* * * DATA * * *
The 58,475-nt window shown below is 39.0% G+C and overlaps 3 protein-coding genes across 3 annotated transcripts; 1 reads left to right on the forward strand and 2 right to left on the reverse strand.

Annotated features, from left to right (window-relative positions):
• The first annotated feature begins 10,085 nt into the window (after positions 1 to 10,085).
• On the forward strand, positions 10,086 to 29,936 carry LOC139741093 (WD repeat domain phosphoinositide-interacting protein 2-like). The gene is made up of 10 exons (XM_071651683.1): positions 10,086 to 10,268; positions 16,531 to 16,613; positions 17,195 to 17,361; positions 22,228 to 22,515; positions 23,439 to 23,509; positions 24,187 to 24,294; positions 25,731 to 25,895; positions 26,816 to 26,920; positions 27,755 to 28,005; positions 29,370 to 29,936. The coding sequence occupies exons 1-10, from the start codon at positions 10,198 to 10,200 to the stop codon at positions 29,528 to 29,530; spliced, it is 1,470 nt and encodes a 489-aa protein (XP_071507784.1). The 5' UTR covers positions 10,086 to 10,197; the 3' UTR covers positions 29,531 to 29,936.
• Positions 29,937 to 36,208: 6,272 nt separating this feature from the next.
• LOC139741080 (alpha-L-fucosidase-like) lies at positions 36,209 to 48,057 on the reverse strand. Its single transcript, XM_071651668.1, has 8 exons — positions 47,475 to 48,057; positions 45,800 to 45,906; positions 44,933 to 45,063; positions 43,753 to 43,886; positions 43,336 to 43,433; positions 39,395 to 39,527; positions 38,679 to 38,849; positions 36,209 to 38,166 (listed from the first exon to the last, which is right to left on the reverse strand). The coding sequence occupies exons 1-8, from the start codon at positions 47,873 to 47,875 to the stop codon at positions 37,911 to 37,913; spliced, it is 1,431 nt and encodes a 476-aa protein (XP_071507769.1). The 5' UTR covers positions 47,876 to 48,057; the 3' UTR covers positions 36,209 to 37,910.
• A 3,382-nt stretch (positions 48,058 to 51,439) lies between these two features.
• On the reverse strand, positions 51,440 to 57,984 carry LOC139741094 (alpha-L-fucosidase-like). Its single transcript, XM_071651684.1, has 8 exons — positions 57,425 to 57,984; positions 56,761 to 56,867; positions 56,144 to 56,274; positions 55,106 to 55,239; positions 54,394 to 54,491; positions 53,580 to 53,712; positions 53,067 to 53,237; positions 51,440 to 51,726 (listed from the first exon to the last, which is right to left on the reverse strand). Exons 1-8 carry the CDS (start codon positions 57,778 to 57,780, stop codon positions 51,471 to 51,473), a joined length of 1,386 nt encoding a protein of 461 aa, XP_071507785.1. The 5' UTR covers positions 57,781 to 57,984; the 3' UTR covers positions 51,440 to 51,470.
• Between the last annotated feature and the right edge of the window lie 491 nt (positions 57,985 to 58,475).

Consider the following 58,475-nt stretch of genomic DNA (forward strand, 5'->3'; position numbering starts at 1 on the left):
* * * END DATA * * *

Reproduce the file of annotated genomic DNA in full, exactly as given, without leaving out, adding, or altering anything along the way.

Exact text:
The 58,475-nt window shown below is 39.0% G+C and overlaps 3 protein-coding genes across 3 annotated transcripts; 1 reads left to right on the forward strand and 2 right to left on the reverse strand.

Annotated features, from left to right (window-relative positions):
• The first annotated feature begins 10,085 nt into the window (after positions 1 to 10,085).
• On the forward strand, positions 10,086 to 29,936 carry LOC139741093 (WD repeat domain phosphoinositide-interacting protein 2-like). The gene is made up of 10 exons (XM_071651683.1): positions 10,086 to 10,268; positions 16,531 to 16,613; positions 17,195 to 17,361; positions 22,228 to 22,515; positions 23,439 to 23,509; positions 24,187 to 24,294; positions 25,731 to 25,895; positions 26,816 to 26,920; positions 27,755 to 28,005; positions 29,370 to 29,936. The coding sequence occupies exons 1-10, from the start codon at positions 10,198 to 10,200 to the stop codon at positions 29,528 to 29,530; spliced, it is 1,470 nt and encodes a 489-aa protein (XP_071507784.1). The 5' UTR covers positions 10,086 to 10,197; the 3' UTR covers positions 29,531 to 29,936.
• Positions 29,937 to 36,208: 6,272 nt separating this feature from the next.
• LOC139741080 (alpha-L-fucosidase-like) lies at positions 36,209 to 48,057 on the reverse strand. Its single transcript, XM_071651668.1, has 8 exons — positions 47,475 to 48,057; positions 45,800 to 45,906; positions 44,933 to 45,063; positions 43,753 to 43,886; positions 43,336 to 43,433; positions 39,395 to 39,527; positions 38,679 to 38,849; positions 36,209 to 38,166 (listed from the first exon to the last, which is right to left on the reverse strand). The coding sequence occupies exons 1-8, from the start codon at positions 47,873 to 47,875 to the stop codon at positions 37,911 to 37,913; spliced, it is 1,431 nt and encodes a 476-aa protein (XP_071507769.1). The 5' UTR covers positions 47,876 to 48,057; the 3' UTR covers positions 36,209 to 37,910.
• A 3,382-nt stretch (positions 48,058 to 51,439) lies between these two features.
• On the reverse strand, positions 51,440 to 57,984 carry LOC139741094 (alpha-L-fucosidase-like). Its single transcript, XM_071651684.1, has 8 exons — positions 57,425 to 57,984; positions 56,761 to 56,867; positions 56,144 to 56,274; positions 55,106 to 55,239; positions 54,394 to 54,491; positions 53,580 to 53,712; positions 53,067 to 53,237; positions 51,440 to 51,726 (listed from the first exon to the last, which is right to left on the reverse strand). Exons 1-8 carry the CDS (start codon positions 57,778 to 57,780, stop codon positions 51,471 to 51,473), a joined length of 1,386 nt encoding a protein of 461 aa, XP_071507785.1. The 5' UTR covers positions 57,781 to 57,984; the 3' UTR covers positions 51,440 to 51,470.
• Between the last annotated feature and the right edge of the window lie 491 nt (positions 57,985 to 58,475).

Consider the following 58,475-nt stretch of genomic DNA (forward strand, 5'->3'; position numbering starts at 1 on the left):